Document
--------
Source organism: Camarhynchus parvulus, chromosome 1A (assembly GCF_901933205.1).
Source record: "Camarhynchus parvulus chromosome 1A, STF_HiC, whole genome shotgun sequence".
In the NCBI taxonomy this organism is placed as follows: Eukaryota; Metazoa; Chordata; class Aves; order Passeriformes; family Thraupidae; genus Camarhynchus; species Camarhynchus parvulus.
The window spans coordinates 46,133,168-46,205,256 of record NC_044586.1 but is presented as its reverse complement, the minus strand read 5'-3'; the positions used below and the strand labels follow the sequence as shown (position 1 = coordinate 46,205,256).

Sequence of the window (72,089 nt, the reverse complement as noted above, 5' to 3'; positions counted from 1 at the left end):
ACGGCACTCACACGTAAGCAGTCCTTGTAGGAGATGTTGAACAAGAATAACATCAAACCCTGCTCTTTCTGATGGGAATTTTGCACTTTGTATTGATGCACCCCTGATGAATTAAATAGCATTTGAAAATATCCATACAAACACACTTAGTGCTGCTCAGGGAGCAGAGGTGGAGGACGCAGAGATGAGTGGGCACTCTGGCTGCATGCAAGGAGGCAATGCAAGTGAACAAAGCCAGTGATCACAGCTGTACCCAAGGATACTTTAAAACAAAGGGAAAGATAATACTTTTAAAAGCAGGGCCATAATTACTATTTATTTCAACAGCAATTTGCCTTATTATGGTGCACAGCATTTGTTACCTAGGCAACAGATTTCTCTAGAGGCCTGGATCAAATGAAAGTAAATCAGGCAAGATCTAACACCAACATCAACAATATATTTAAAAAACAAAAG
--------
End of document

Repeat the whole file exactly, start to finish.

Source organism: Camarhynchus parvulus, chromosome 1A (assembly GCF_901933205.1).
Source record: "Camarhynchus parvulus chromosome 1A, STF_HiC, whole genome shotgun sequence".
In the NCBI taxonomy this organism is placed as follows: Eukaryota; Metazoa; Chordata; class Aves; order Passeriformes; family Thraupidae; genus Camarhynchus; species Camarhynchus parvulus.
The window spans coordinates 46,133,168-46,205,256 of record NC_044586.1 but is presented as its reverse complement, the minus strand read 5'-3'; the positions used below and the strand labels follow the sequence as shown (position 1 = coordinate 46,205,256).

Sequence of the window (72,089 nt, the reverse complement as noted above, 5' to 3'; positions counted from 1 at the left end):
ACGGCACTCACACGTAAGCAGTCCTTGTAGGAGATGTTGAACAAGAATAACATCAAACCCTGCTCTTTCTGATGGGAATTTTGCACTTTGTATTGATGCACCCCTGATGAATTAAATAGCATTTGAAAATATCCATACAAACACACTTAGTGCTGCTCAGGGAGCAGAGGTGGAGGACGCAGAGATGAGTGGGCACTCTGGCTGCATGCAAGGAGGCAATGCAAGTGAACAAAGCCAGTGATCACAGCTGTACCCAAGGATACTTTAAAACAAAGGGAAAGATAATACTTTTAAAAGCAGGGCCATAATTACTATTTATTTCAACAGCAATTTGCCTTATTATGGTGCACAGCATTTGTTACCTAGGCAACAGATTTCTCTAGAGGCCTGGATCAAATGAAAGTAAATCAGGCAAGATCTAACACCAACATCAACAATATATTTAAAAAACAAAAG